A portion of the article “The meaning of life” by Clifford Goldstein

Clifford Goldstein, MA, is director of the Adult Bible Study Guide, Silver Spring, Maryland, United States
“I feel everything that ever happened to me, and I memorize it, but it’s all in vain.”
Osip Mandelstam1
“We’ve been the Beatles, which was marvelous . . . but I think generally there was this feeling of ‘Yeah, well, it’s great to be famous, it’s great to be rich—but what’s it all for?’ ”
Paul McCartney 2
In an oft-quoted sentence from his book, The First Three Minutes, Nobel Prize–winning physicist, Steven Weinberg wrote, “The more the universe seems comprehensible, the more it also seems pointless.”3 Responding to the harsh blowback from the line, Weinberg, in another book, Dreams of a Final Theory,explained that his “rash” statement did not mean that science thought the universe was pointless but simply that “the universe itself suggests no point.”4
To begin with, others wondered what all the fuss was about. Harvard astronomer Margaret Geller, for instance, responded, “Why should it [the universe] have a point? What point? It’s just a physical system, what point is there? I’ve always been puzzled by that statement.”5
Enlightenment heirs
However uncomfortable Weinberg might have made people, he was simply taking the premises of an a priori materialism to their logical conclusion. We, in the West, are inheritors of the Enlightenment, which over time (with a strong dose of French influence) morphed into promoting a system that reduced all reality, all existence, to the natural world alone. As ministers, we must realize, too, that in this worldview, no place exists for any transcen­dence, much less a personal God like Yahweh. Though postmodern­ism, in its various incantations, has been a dialectical reaction to the cold harshness of a worldview that has turned everything into “just a physical system,” the twenty-first century West remains in the grip of the modernist mentality in which science and the scientific method remain, for many, the most reliable, if not the ultimate or even only, source of truth.
Cosmology, however, is not quite a zero-sum game—and whatever we have gained, or think we have gained through the modernist world, has been offset elsewhere, especially regarding what is most personal and important—the meaning of human life itself. Friederich Nietzsche, with his harsh atheism, because of his harsh atheism, could see what modernism would do to humanity’s sense of purpose and meaning. His famous (or infamous) “God is dead” quote was a warning about the void that the modern antimetaphysical worldview would leave inside the souls of humans. And that could easily include some of your own parishioners.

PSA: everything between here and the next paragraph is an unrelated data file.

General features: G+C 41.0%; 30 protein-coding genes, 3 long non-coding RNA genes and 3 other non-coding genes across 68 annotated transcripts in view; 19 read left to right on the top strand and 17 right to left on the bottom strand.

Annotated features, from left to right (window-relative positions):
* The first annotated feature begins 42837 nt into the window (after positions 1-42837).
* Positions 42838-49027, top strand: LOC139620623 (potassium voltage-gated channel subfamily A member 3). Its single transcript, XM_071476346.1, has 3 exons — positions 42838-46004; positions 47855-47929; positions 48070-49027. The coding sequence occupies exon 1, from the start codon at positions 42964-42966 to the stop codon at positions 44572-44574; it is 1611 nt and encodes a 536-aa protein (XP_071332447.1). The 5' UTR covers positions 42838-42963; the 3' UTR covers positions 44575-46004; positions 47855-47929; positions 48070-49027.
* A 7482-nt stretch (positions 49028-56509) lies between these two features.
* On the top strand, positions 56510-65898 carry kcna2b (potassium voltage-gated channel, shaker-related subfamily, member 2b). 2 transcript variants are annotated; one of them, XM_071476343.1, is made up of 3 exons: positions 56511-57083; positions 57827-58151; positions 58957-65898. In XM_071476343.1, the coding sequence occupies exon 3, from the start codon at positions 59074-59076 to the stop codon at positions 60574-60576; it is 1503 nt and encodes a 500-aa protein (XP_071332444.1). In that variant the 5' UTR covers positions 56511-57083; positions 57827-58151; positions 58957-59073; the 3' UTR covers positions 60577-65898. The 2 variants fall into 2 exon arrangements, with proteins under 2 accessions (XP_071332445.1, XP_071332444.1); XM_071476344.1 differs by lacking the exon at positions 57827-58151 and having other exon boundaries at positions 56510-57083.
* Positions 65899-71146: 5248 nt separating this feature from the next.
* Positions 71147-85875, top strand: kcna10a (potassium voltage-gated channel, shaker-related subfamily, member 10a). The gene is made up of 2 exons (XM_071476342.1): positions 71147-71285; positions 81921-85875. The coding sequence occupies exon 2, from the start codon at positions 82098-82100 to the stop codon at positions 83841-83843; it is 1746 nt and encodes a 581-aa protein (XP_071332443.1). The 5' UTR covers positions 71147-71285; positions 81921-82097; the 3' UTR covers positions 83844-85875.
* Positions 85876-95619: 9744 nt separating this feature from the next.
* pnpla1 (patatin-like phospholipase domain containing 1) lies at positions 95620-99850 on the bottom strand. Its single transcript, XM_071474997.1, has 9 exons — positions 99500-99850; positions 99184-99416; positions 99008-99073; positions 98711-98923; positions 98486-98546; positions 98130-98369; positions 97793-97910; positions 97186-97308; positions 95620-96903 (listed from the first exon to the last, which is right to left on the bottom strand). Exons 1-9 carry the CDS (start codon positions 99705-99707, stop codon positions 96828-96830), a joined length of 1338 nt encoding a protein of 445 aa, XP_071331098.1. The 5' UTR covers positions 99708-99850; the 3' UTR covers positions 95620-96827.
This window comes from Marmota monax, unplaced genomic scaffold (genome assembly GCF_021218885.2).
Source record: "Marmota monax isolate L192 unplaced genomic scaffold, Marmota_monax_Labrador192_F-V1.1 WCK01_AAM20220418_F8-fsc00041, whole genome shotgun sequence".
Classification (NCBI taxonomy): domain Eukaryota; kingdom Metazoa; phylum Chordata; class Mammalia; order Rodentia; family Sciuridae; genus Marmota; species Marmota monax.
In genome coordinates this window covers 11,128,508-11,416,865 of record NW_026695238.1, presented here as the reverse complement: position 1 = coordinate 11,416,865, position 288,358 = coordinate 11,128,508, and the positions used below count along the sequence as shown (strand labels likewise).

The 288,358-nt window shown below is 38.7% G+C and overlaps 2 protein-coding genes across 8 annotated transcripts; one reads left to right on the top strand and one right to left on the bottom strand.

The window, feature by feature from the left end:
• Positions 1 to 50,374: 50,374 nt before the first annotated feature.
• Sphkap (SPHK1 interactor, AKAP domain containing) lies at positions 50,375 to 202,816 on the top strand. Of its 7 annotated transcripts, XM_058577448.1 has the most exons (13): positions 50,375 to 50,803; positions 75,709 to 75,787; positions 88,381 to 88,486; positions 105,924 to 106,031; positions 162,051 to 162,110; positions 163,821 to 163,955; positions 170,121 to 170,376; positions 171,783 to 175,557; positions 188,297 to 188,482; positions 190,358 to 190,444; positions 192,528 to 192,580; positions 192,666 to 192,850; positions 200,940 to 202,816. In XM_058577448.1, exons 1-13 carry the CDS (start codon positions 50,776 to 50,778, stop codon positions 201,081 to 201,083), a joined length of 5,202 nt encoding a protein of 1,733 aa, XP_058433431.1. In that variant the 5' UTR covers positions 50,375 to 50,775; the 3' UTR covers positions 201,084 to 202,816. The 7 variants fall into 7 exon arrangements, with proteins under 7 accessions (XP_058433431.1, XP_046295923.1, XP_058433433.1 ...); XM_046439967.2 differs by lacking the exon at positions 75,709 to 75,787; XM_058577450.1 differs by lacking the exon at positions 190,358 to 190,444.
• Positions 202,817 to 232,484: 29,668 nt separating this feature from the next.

Eternity in our hearts
Contrast this, however, with Christianity, with the worldview it represents, which would have given Mitchell Heisman the meaning he so desperately sought but could not find in a godless cosmos filled with just “atoms and the void.”
Instead, Scripture posits the uni­verse as the purposeful creation of a loving God (John 1:1–3; Heb. 1:2; 11:3), and humanity as thoughtfully created in His image (Gen. 1:26, 27), a radically different approach than the mindless massacre of Darwinian evolution. According to the Bible, this God created us, sustains us (Dan. 5:23; Heb. 1:3; Acts 17:28), and, most importantly, redeemed us through His own self-sacrifice in the Person of Jesus on the cross (Gal. 1:4; 1 Tim. 2:6).
Redemption is crucial because to be merely created by God, in and of itself, is not enough to give us mean­ing—not when we all face death, the insidious acid that eats away at every ultimate purpose. What can life mean when it—and everyone we know in it, everyone we have ever impacted, when every influence we ever had—will all vanish into oblivion, with no consciousness of any kind to remember that we ever existed?
Scripture says that God “set eternity in the man’s heart” (Eccles. 3:11); we, then, are not only capable of contemplating eternity but have been wired for it. Yet here is pre­cisely where we painfully, even infinitely, fall short.
That is why, central to the Christian worldview, the teaching that the Lord, the Creator of all that was made (John 1:3), died for us so that we could have the promise of the eternity that He had set in our hearts. “Whoso eateth my flesh, and drinketh my blood, hath eternal life” (John 6:54). “And I give unto them eternal life” (John 10:28). “Who shall not receive manifold more in this present time, and in the world to come life everlasting” (Luke 18:30). “These things have I written unto you that believe on the name of the Son of God; that ye may know that ye have eternal life” (1 John 5:13).
Howbeit for this cause I obtained mercy, that in me first Jesus Christ might shew forth all longsuffering, for a pattern to them which should hereafter believe on him to life ever­lasting” (1 Tim. 1:16).
The answer
What, then, could you, as a minister, say to Mitchell Heisman or anyone who asked, What is the purpose and meaning of life?